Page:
If there is one thing that confuses and frustrates new (and even seasoned) copywriters it’s the not-always-obvious features vs benefits and how it gives you better sales copy.


We want to share all the great things about our new training or coaching program that we are launching, so we say things like:

  • 6-week self-study course
  • Includes workbooks and live training
  • Members’ only discounts

The hope is that we will entice them to read further. And while these are all good points, they’re pretty bland.

Honestly, it might cause a snore rather than a WooHoo. That’s because they are features and not benefits. These statements tell us about the program but not why we should buy it.


Benefits, on the other hand, tell us the “so what” and the “why” of the features. The benefits are what will draw the audience’s interest, it is what makes them want to know more, and how the product will help them.

“6-week self-study course.” So what? Why should your reader care?

  • Because she’s busy and needs to work on her own schedule, not yours.
  • Because she’s already studied shorter, less comprehensive courses and needs more in-depth information.
  • Because she prefers to learn on her own, not in a group.

“Includes workbooks and live training.” So what? What are the benefits of workbooks and live training?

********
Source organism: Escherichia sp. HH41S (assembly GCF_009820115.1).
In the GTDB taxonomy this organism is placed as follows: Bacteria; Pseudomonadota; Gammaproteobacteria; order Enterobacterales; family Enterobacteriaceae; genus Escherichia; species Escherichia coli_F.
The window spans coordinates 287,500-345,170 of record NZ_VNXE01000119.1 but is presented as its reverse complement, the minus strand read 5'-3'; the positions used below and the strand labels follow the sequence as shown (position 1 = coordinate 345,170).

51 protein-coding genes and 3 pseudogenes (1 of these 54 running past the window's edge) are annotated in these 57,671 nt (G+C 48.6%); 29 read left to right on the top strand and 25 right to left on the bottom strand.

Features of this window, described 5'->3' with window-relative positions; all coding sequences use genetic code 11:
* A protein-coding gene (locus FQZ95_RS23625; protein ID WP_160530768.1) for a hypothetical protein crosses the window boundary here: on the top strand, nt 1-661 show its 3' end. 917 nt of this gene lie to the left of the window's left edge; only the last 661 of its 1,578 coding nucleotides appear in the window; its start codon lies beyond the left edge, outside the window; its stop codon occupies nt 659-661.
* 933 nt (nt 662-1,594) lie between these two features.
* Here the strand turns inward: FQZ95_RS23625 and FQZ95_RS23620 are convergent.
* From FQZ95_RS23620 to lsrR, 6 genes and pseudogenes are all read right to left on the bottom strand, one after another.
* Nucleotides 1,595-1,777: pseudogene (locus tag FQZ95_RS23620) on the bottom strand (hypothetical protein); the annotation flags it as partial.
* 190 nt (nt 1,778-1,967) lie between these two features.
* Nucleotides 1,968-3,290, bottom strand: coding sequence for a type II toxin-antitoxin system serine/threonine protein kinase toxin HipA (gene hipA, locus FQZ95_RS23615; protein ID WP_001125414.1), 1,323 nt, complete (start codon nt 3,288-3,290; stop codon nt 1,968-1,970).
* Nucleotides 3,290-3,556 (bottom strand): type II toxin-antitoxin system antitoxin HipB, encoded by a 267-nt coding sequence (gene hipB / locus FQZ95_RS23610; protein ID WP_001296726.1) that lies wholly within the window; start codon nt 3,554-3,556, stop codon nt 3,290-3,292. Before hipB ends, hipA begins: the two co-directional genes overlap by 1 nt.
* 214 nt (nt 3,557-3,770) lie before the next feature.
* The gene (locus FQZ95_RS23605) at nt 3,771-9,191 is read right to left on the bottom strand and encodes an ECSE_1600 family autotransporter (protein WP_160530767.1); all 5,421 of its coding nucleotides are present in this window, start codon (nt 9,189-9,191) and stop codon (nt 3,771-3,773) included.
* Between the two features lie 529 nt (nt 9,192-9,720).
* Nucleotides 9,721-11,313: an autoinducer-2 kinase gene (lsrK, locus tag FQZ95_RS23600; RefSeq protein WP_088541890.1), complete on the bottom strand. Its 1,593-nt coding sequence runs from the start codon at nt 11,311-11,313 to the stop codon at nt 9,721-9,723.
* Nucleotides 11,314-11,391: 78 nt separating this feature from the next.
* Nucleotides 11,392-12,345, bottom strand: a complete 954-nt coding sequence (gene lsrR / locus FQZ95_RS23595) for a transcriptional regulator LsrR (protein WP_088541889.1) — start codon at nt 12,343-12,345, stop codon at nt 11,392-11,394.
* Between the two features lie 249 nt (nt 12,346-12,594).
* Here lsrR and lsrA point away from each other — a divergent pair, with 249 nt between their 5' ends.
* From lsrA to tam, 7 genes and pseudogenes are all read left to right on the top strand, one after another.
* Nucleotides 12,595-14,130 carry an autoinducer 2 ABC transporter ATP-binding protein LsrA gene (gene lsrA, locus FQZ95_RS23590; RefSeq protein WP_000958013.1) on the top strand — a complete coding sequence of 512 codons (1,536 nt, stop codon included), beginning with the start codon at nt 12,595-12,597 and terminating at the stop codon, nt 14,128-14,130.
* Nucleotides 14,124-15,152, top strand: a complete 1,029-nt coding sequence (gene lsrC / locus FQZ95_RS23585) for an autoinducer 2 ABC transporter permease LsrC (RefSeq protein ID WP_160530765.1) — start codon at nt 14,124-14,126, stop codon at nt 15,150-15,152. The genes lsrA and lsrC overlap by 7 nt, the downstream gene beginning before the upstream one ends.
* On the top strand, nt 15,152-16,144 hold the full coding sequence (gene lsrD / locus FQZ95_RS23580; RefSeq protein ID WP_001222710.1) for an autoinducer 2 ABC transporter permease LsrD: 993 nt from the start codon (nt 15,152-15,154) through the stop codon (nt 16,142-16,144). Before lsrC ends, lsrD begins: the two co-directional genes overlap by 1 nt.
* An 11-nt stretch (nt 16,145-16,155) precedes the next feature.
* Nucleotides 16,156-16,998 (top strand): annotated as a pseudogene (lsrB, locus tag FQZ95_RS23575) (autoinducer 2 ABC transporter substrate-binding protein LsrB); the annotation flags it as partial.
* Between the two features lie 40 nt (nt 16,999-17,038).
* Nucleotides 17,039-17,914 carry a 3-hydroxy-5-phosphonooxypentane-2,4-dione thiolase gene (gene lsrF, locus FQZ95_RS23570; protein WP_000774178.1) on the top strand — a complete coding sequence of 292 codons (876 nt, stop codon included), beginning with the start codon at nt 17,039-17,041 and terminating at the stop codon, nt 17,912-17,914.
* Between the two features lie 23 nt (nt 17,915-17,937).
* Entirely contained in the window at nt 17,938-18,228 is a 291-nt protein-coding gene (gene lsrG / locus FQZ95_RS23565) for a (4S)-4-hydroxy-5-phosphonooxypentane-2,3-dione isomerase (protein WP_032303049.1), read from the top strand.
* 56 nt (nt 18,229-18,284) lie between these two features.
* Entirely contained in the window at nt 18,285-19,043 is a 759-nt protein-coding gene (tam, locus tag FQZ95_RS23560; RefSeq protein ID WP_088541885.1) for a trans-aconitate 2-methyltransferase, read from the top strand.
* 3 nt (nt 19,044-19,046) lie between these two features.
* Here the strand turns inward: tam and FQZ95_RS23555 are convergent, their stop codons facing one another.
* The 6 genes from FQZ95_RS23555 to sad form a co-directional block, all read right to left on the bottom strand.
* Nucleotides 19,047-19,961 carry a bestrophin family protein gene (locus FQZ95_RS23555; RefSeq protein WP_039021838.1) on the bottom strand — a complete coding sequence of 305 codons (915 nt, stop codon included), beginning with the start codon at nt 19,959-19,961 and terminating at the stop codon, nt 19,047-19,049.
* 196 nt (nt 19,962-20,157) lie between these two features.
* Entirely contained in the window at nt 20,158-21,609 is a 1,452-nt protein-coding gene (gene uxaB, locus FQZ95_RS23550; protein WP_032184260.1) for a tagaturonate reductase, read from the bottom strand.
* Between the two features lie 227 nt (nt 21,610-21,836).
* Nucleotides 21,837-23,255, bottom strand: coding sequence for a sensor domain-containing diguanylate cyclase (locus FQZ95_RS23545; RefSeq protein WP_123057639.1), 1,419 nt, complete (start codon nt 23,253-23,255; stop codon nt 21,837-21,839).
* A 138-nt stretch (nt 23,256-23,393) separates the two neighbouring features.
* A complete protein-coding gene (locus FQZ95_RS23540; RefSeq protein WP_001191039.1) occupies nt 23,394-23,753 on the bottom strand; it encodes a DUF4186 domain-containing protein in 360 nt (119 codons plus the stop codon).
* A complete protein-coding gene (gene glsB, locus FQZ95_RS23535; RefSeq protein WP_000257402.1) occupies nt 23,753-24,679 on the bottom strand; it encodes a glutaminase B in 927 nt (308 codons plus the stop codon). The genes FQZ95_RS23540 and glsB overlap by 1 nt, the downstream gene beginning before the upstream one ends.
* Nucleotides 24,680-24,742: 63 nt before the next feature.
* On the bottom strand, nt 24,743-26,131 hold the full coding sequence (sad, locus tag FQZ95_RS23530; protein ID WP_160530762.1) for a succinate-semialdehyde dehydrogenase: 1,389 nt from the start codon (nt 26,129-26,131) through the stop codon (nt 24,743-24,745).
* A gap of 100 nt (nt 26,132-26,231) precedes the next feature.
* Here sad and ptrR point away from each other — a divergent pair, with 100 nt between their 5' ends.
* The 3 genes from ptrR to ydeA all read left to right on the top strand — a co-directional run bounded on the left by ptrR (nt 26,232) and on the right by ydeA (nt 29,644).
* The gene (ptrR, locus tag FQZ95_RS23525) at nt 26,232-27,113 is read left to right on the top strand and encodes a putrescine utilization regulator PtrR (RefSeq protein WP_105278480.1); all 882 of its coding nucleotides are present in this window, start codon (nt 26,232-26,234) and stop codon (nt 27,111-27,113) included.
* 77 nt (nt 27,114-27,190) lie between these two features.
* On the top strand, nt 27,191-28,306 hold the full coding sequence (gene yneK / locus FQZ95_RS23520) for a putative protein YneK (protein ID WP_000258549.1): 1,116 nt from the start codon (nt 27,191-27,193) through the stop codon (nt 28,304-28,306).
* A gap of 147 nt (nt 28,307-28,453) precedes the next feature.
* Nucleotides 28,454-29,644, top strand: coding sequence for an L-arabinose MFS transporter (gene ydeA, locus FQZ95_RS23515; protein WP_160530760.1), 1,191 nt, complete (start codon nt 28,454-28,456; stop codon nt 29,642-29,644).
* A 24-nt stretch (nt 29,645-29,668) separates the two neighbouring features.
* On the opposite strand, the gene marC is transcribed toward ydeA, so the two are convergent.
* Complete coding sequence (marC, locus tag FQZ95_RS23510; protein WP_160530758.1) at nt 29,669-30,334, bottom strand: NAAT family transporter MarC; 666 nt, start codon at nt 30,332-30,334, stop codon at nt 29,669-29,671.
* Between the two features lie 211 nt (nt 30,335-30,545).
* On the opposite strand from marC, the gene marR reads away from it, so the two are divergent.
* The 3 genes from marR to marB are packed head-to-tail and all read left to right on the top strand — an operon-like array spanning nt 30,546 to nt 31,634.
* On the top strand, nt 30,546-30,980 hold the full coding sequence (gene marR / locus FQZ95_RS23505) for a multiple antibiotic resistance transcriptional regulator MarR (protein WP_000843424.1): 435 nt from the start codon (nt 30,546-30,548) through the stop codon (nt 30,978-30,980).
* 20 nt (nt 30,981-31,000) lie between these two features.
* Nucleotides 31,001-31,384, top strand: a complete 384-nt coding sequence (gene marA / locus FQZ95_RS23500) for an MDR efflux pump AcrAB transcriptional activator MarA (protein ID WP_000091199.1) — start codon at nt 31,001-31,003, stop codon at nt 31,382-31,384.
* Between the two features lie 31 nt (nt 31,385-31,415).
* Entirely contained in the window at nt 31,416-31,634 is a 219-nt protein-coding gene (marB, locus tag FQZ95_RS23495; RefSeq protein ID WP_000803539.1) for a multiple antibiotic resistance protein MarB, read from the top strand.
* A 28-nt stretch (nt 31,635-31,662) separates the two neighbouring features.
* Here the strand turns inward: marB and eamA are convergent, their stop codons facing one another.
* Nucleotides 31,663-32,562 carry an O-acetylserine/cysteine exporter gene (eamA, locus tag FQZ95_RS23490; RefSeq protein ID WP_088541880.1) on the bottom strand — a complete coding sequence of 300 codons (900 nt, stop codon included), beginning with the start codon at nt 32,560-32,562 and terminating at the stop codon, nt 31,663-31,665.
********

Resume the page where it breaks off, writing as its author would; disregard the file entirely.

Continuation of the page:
• Your student can put what she learns into action with workbooks.
  • She can get her specific questions answered during live training.
  • She can work through complex issues with the help of the group.

As you can see, benefits go much further than simple attributes, such as length and format. Benefits are what reaches your prospective client by showing not only what’s in the program, but why the product is exactly right at this specific moment in their life and career. It shows how this program will help them and let’s face it we all are looking for help to do things, faster, better and accomplish more.

Better Together

Features and benefits work better when we put them together in sales copy as two halves of a statement, like this:

“6-week self-study course so you can learn at your own pace, when it’s convenient for you.”

In fact, this powerful feature/benefit combo is often the basis for the bullet points you see in sales copy, and the format of them makes them easy to write, and to read as well.

Simply list all the features of your product, then for each one, ask yourself “Why?” Why should the reader care? What am I giving them that will help them? But don’t stop there! Dig deep, really deep. Uncover “the why behind the why.” In the above example, the why behind the why might be, “so you don’t have to spend family time on webinars that have been scheduled to benefit someone else.”

When you write your copy like this, really reaching for the true value and sharing it, very soon you’ll be crafting truly irresistible sales pages. Pages that will convert far better than you expect.  Think about it, your prospective client is working at their own pace, and also freeing up time to spend with family. Those are some pretty great benefits, don’t you think?

Get Digging

It’s easy to list all the features of your product or coaching program, but far more difficult to uncover the benefits that will drive sales. So, if sales are what you are looking for, and I am sure they are, get digging, go deeper and share those benefits. When you truly understand the difference, and you find those benefits, not only will it become easier to write copy, your sales will reflect the change, and you will have a happy client!  

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